Earlier this year, the competition announced details of a Demonstration Division designed specifically for large, established automobile manufacturers to showcase their latest fuel efficient vehicles. Entrance into this Division will remain open until the summer.
About the Progressive Automotive X PRIZE Competition
The goal of the Progressive Automotive X PRIZE is to inspire a new generation of viable, super-efficient vehicles to offer consumers more choices and make their lives better as a result. The competition will place a major focus on affordability, safety, and the environment. It is about developing real, production-capable cars that consumers want to buy, not science projects or concept cars. For more information about the Progressive Automotive X PRIZE, please visit www.progressiveautoxprize.org or email firstname.lastname@example.org. For related educational resources, please visit www.FuelOurFutureNow.com.
[ . . . ]
(STEM – Science, Technology, Engineering and Mathematics?)
– sounds about right)
The U.S. Department of Energy, X PRIZE and Discovery Education Create Dynamic, Online Destination to Advance STEM Education
www.FuelOurFutureNow.com engages students in science and math education through the exciting Progressive Insurance Automotive X PRIZE CompetitionSilver Spring, Md. (March 23, 2009)
– Igniting imaginations and fueling student curiosity in science, technology, engineering, and math topics, the United States Department of Energy, the X PRIZE Foundation and Discovery Education have created www.FuelOurFutureNow.com
, a new dynamic, online knowledge center inspired by the Progressive Automotive X PRIZE.
Introduced to educators during an interactive workshop presented at the National Science Teachers Association’s National Conference in New Orleans, La., www.FuelOurFutureNow.com is an empowering resource that engages students in the science of alternative fuels and energy-efficient engineering. Featuring targeted curriculum and lesson plans for all grade levels, as well as high-quality video, dynamic interactives and additional resources from the United States Department of Energy, teachers can use the online knowledge center to achieve their science, technology, engineering, and math (STEM) goals.
The goal of the Progressive Automotive X PRIZE is to inspire a new generation of viable, super fuel-efficient vehicles that offer more consumer choices. A ten million dollar prize purse will be split between teams that win a stage competition for clean, production-capable vehicles that exceed 100 Mile Per Gallon equivalent fuel economy (MPGe). www.FuelOurFutureNow.com serves as an interactive online portal offering stimulating STEM lessons and resources for students, teachers and families as the Progressive Automotive X PRIZE competition unfolds.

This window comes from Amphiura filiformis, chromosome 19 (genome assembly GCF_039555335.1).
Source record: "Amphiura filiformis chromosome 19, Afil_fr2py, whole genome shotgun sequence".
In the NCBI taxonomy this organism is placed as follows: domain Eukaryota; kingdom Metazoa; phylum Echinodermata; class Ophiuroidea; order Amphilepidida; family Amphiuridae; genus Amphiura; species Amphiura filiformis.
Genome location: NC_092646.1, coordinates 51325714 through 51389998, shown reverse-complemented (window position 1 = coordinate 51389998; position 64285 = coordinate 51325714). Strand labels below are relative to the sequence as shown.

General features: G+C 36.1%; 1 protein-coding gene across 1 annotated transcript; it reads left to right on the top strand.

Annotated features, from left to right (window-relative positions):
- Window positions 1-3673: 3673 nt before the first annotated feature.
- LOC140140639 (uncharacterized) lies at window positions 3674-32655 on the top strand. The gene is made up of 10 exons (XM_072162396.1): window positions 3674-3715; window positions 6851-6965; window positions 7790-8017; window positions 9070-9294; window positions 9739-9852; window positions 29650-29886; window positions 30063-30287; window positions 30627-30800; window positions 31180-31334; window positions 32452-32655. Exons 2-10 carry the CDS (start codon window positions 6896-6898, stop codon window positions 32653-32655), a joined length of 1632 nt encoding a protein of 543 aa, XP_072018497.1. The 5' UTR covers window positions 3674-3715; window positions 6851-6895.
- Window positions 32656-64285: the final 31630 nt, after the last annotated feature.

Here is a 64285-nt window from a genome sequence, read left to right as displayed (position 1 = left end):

Together, parents and students can explore a variety of grade appropriate STEM topics through a number of exciting activities. K-2 students will be challenged to find out what makes cars go, while students in grades 3-5 will focus on building the skills needed to learn about force and motion and efficient energy transfer within a vehicle. Students in grades 6-8 will investigate fuel efficiency and develop a futuristic, energy efficient vehicle, and high school students will be tasked with analyzing patterns in mass transit issues.
According to Discovery Education Director of Curriculum William McDonald, each grade- specific curriculum is designed to advance the STEM achievement goals of educators. “The online knowledge center’s resources challenge students in the fields of science, technology, engineering, and math in a relevant and grade appropriate fashion,” said McDonald. “The Progressive Automotive X PRIZE is a compelling tool with which to engage students in STEM education, and we’ve designed the accompanying curriculum modules to help teachers take full advantage of students’ interest in this exciting competition.”
“The Department’s collaboration with the Automotive X PRIZE and Discovery Education leverages private sector expertise to educate and engage the public about technologies to transform our transportation sector,” said David E. Rodgers, Director for Strategic Planning and Analysis at the Department of Energy’s Office of Energy Efficiency and Renewable Energy. “Together, we can inspire all Americans – including teachers, students, vehicle designers, and drivers – to join us in designing and operating a new generation of vehicles that save energy and reduce greenhouse gas emissions.”